Marriage is popular because it combines the maximum of temptation with the maximum of opportunity.
GEORGE BERNARD SHAW, Maxims for Revolutionists
A man ought not to marry without having studied anatomy, and dissected at least one woman.
HONORE DE BALZAC, Physiology of Marriage
Marriage is for woman the commonest mode of livelihood, and the total amount of undesired sex endured by women is probably greater in marriage than in prostitution.
BERTRAND RUSSELL, Marriage and Morals
Getting married is like permanently grafting your hand to the cookie jar. No matter how sweet those cookies may taste, you can't help but wonder what would have happened if you'd chosen some other dessert--brownies, for instance ... or frozen yogurt ... or maybe chocolate strudel.
JEROME P. CRABB, Marriage Quotes and Quibbles
Love, the strongest and deepest element in all life, the harbinger of hope, of joy, of ecstasy; love, the defier of all laws, of all conventions; love, the freest, the most powerful molder of human destiny; how can such an all-compelling force be synonymous with that poor little State- and Church-begotten weed, marriage?
EMMA GOLDMAN, Anarchism and Other Essays
Wives are young men's mistresses, companions for middle age, and old men's nurses.
FRANCIS BACON, Essays
To make a happy fire-side clime
To weans and wife,
That's the true pathos and sublime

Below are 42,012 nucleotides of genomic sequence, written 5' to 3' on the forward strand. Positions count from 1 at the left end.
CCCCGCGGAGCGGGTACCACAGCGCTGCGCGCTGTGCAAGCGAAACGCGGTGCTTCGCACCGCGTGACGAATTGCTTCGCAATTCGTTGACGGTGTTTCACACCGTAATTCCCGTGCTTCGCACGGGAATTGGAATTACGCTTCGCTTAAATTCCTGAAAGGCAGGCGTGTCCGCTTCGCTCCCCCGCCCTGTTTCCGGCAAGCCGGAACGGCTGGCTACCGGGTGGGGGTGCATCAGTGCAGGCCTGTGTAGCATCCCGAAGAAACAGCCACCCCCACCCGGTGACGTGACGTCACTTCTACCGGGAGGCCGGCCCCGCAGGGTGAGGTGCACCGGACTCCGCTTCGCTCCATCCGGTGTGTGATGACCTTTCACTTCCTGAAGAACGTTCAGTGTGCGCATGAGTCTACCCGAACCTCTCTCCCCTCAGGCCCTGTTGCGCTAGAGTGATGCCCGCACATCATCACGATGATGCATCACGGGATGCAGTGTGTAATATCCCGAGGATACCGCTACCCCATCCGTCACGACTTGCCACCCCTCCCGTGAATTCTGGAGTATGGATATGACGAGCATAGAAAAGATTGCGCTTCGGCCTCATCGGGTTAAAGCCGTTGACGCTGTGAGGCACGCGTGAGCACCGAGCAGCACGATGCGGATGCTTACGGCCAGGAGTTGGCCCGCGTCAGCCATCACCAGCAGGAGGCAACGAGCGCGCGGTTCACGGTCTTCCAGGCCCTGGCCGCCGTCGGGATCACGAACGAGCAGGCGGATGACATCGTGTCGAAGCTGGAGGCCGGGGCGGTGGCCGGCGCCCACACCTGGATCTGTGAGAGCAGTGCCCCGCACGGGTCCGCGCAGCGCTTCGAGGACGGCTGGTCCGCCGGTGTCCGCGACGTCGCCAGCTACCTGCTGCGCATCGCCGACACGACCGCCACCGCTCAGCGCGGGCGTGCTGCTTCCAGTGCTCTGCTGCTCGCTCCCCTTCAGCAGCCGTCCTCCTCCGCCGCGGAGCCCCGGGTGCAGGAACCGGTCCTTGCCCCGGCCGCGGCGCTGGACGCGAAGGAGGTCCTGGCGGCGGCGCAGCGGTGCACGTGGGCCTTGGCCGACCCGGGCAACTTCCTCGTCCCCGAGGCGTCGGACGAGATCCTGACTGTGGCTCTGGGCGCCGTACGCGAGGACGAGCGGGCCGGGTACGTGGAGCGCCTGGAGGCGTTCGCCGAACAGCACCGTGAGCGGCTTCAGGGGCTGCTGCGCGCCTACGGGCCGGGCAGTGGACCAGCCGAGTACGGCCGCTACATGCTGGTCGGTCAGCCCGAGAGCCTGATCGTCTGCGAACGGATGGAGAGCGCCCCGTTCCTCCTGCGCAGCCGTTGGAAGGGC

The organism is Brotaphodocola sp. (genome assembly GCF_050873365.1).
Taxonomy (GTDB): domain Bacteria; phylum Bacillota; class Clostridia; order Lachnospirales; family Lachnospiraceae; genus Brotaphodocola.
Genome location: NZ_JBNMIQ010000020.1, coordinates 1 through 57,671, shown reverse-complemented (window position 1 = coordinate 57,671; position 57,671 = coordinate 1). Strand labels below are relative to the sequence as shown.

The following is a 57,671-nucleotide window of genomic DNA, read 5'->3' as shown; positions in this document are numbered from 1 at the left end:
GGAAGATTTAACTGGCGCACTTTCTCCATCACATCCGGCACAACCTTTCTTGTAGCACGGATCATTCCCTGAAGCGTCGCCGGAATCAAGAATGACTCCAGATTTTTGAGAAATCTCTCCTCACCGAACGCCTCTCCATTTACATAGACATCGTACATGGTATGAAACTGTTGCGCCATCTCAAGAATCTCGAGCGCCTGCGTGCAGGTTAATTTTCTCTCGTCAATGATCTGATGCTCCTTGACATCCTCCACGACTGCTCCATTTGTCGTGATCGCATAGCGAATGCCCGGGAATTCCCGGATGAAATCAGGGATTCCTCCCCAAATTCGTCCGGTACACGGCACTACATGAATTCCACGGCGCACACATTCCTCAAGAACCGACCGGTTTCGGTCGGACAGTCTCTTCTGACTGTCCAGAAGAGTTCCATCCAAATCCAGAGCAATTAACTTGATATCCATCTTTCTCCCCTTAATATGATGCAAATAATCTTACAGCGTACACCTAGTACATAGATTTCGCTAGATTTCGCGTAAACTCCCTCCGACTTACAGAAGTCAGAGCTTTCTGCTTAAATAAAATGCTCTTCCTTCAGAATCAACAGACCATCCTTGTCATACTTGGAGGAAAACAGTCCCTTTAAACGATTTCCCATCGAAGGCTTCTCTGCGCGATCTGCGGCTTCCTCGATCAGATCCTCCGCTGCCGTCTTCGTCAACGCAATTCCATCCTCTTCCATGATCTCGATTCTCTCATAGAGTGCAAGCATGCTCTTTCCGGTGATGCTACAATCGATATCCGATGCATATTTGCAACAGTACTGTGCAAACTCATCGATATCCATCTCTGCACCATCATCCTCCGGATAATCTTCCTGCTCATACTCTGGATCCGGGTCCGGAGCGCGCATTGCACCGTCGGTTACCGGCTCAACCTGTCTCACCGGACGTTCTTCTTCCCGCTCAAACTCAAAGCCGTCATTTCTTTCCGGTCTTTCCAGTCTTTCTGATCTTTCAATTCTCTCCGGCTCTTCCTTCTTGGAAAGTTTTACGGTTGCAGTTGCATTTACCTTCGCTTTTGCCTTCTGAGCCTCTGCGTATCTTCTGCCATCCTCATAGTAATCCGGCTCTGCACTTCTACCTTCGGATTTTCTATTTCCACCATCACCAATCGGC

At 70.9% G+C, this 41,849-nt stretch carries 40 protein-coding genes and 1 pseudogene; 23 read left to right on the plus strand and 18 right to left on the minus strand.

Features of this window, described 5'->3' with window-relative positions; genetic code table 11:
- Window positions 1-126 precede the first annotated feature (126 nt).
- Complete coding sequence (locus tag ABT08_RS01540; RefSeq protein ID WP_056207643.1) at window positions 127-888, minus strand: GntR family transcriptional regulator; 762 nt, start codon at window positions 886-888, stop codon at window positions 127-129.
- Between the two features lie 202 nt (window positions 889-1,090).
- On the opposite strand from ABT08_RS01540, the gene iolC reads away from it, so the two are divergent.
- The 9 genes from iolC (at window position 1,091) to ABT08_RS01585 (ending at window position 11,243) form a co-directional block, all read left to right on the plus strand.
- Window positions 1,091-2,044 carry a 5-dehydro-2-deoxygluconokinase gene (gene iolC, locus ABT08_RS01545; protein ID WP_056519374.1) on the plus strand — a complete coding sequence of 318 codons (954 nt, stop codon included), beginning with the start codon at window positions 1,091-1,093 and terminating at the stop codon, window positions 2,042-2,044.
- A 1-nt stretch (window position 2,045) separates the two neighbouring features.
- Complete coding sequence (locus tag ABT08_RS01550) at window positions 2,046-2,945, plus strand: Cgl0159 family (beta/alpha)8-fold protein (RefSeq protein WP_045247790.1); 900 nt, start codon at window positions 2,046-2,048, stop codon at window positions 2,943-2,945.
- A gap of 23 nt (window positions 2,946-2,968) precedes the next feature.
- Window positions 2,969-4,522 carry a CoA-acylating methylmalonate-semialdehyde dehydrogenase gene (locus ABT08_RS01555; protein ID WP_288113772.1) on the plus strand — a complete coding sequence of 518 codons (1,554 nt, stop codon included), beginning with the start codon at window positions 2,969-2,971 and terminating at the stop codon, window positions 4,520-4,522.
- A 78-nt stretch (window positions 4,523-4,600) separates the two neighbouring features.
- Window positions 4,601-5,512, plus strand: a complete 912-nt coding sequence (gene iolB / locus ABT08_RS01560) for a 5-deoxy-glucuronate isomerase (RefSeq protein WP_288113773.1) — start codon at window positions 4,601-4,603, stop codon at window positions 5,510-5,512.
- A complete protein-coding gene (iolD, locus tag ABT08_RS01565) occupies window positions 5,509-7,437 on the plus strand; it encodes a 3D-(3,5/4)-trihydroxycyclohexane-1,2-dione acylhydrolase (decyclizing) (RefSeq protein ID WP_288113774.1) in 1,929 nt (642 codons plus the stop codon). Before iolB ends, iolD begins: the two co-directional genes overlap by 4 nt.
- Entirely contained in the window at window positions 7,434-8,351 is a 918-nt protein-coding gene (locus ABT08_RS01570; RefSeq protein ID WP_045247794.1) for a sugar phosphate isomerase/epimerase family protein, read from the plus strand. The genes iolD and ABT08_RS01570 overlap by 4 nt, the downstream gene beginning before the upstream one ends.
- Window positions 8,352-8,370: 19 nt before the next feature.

Of human life.
ROBERT BURNS, To Dr. Blacklock
Let men tremble to win the hand of woman, unless they win along with it the utmost passion of her heart.
NATHANIEL HAWTHORNE, The Scarlet Letter
When a match has equal partners, then I fear not.
AESCHYLUS, Prometheus Bound
Those marriages generally abound most with love and constancy that are preceded by a long courtship.
JOSEPH ADDISON, The Spectator, Dec. 29, 1711
A lady's imagination is very rapid; it jumps from admiration to love, from love to matrimony in a moment.
JANE AUSTEN, Pride and Prejudice
A man doesn't know what happiness is until he's married. By then it's too late.
FRANK SINATRA, The Joker Is Wild
Happiness in marriage is entirely a matter of chance. If the dispositions of the parties are ever so well known to each other or ever so similar beforehand, it does not advance their felicity in the least. They always continue to grow sufficiently unlike afterwards to have their share of vexation; and it is better to know as little as possible of the defects of the person with whom you are to pass your life.
JANE AUSTEN, Pride and Prejudice
Marriage, n. The state or condition of a community consisting of a master, a mistress and two slaves, making in all, two.
AMBROSE BIERCE, The Devil's Dictionary
Those who talk most about the blessings of marriage and the constancy of its vows are the very people who declare that if the chain were broken and the prisoners left free to choose, the whole social fabric would fly asunder. You cannot have the argument both ways. If the prisoner is happy, why lock him in? If he is not, why pretend that he is?
GEORGE BERNARD SHAW, Man and Superman
I always compare marriage to communism. They're both institutions that don't conform to human nature, so you're going to end up with lying and hypocrisy.
BILL MAHER, Rolling Stone, Aug. 24, 2006